Yesterday we were up at 6am and rushed to Nanaimo airport to wait 2 hours for a flight (that was late) to the mainland. I was getting edgy because we only had a 2 hour window to our connecting flight, but we arrived just in time. The reason for the late plane? A service truck was parked near the air intake of the plane and had filled the cabin with exhaust, and they had to take the time to air it out. Go Air Canada. Our luggage did come off first in Seoul though, and it was a good sign of things to come.
In less than an hour (Korean efficiency?) after landing, we were on our orientation bus headed off the island airport toward the University where we’ll be spending the next ten days in orientation. We headed over the Incheon Bridge (at 21.38 kilometres I’m sure it’s the largest I’ve ever seen,) then eventually made our way to the campus. A quick medical check, gift bag, and dinner later, we were in our dorm room. I was surprised to find that they had us listed in a shared room. Surprising because during the application process they informed us that we would not be permitted to share quarters due to the fact that we were not married.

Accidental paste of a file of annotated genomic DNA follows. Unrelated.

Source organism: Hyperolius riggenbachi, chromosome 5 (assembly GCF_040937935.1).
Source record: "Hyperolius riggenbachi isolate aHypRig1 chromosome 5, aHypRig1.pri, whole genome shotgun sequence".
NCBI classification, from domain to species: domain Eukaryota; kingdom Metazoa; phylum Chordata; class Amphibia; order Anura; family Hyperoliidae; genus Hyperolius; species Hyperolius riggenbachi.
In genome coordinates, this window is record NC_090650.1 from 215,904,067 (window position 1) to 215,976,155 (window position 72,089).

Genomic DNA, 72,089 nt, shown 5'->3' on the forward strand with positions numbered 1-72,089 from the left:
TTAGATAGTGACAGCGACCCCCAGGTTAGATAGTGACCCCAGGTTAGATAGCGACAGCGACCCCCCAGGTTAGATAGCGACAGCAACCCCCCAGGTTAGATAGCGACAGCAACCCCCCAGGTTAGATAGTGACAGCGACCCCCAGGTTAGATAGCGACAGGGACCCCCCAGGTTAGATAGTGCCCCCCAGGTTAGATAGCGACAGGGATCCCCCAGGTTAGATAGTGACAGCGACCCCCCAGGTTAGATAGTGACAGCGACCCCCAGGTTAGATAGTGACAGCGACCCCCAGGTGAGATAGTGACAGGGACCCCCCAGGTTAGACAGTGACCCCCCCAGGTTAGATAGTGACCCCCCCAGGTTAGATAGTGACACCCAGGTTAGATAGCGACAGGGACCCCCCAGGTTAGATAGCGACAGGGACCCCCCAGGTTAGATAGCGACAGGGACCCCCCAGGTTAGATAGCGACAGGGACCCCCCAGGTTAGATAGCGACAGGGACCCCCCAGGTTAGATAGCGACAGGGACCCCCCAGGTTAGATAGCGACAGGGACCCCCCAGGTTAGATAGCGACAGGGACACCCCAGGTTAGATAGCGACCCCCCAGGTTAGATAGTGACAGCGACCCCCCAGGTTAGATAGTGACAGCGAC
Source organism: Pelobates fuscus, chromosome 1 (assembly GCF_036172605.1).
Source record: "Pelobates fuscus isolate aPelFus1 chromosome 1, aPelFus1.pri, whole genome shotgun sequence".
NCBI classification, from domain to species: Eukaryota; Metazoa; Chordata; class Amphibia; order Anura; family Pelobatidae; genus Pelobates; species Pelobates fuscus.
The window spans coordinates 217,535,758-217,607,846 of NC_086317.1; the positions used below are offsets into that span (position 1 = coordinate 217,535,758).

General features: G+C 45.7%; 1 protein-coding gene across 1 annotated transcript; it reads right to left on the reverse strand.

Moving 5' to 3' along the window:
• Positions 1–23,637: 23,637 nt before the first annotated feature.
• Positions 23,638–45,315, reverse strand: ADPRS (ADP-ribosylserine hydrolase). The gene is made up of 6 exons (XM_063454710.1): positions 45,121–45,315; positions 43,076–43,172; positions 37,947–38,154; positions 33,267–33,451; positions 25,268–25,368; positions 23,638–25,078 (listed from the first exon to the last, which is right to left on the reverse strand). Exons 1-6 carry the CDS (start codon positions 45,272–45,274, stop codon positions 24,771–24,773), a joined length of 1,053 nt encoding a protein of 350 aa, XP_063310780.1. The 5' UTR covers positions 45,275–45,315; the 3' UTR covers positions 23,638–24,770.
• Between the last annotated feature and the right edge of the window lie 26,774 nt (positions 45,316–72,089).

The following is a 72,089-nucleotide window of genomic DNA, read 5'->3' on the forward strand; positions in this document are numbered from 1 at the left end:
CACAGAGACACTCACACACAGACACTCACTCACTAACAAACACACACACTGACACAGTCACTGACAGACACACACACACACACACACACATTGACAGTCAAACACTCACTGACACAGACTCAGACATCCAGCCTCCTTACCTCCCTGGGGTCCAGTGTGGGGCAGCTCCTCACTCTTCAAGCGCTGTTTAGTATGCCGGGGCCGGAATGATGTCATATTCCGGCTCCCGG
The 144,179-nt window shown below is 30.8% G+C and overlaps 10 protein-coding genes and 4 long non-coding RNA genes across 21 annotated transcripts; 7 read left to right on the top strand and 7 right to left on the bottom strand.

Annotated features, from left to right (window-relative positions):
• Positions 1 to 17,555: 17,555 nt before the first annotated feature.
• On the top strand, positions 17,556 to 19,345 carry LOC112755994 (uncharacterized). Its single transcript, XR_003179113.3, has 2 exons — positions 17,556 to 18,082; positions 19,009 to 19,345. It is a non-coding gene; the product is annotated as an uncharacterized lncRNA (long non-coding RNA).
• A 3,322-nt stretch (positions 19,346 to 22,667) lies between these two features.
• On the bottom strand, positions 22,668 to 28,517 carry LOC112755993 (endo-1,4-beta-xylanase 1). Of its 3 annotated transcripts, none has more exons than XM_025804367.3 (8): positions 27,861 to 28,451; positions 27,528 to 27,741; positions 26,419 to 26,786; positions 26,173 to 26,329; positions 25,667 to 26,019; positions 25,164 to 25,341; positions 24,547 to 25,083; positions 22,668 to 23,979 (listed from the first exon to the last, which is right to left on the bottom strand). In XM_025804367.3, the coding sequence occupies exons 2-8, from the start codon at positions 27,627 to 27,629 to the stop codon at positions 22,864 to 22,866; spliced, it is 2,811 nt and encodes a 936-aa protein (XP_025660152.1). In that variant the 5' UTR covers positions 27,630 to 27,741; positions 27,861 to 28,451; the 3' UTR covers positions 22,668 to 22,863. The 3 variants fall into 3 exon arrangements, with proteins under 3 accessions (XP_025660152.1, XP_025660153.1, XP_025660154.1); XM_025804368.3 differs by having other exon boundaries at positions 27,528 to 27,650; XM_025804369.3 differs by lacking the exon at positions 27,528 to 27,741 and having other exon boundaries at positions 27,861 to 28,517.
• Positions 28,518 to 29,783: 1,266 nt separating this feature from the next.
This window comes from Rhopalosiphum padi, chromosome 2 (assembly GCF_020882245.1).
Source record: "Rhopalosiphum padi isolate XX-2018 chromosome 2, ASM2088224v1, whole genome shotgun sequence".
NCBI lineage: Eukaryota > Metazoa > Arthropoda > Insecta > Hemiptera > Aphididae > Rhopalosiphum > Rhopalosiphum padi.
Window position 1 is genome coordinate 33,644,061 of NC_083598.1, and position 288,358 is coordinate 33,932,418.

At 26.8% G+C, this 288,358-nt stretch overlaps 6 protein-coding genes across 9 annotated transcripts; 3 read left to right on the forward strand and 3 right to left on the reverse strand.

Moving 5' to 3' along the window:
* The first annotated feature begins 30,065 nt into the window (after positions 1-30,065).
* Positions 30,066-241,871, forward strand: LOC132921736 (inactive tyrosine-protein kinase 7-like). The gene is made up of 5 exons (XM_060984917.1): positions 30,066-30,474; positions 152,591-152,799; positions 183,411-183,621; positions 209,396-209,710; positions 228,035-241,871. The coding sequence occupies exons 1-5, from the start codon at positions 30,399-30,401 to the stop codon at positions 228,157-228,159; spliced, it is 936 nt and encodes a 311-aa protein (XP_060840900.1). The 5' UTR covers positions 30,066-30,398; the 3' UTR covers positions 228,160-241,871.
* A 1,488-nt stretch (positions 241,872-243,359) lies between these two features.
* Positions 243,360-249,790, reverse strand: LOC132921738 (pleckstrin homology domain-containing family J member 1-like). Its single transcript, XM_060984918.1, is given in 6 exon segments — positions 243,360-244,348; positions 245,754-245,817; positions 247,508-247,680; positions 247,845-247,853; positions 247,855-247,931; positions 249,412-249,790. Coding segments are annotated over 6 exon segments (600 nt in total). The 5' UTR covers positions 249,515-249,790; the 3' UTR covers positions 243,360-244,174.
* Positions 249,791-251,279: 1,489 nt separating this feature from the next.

Today marks our first full day in Korea, and though we’ve been laying low for most of the morning I’m sure all of that will change since they have a full program of classes and orientation events for us to attend over the next week.
First impressions: Everyone has mountains other than Toronto. Vancouver, Kamchatka, Korea. Korea so far has been tidy, organized, efficient and helpful. I know we’re being coddled by our hosts at this point until we adapt to the new environment, but in the details I’ve already noticed little things like the lack of heating in buildings (our room is heated), and the lights everywhere are motion-sensored. Energy is not a natural resource in Korea, and as a result it seems Koreans are more mindful of efficiency and waste.
The garlic they use in their food is much more subtle yet pervasive than in North America, where people seem to think that drowning your food in it equals instant cuisine. That makes it easier to detect and avoid though, because last night I managed to eat something that left me sick for the rest of the night. I knew it was coming though. I knew that the Japanese call Koreans “the garlic eaters” before I even left Canada, and knew that there was going to be a period of adapting where I lose about ten pounds of guts before I figure out what’s safe to eat and what should be avoided. So I am in much-anticipated survival mode.
Speaking of survival mode, it’s now 10:00am and the warm brown liquid they served at breakfast didn’t count as my first coffee of the day, so I’m headed out into my new Korean world to see how I fare with no language skills. But that’s okay. This is coffee we’re talking about, so survival mode suits me just fine.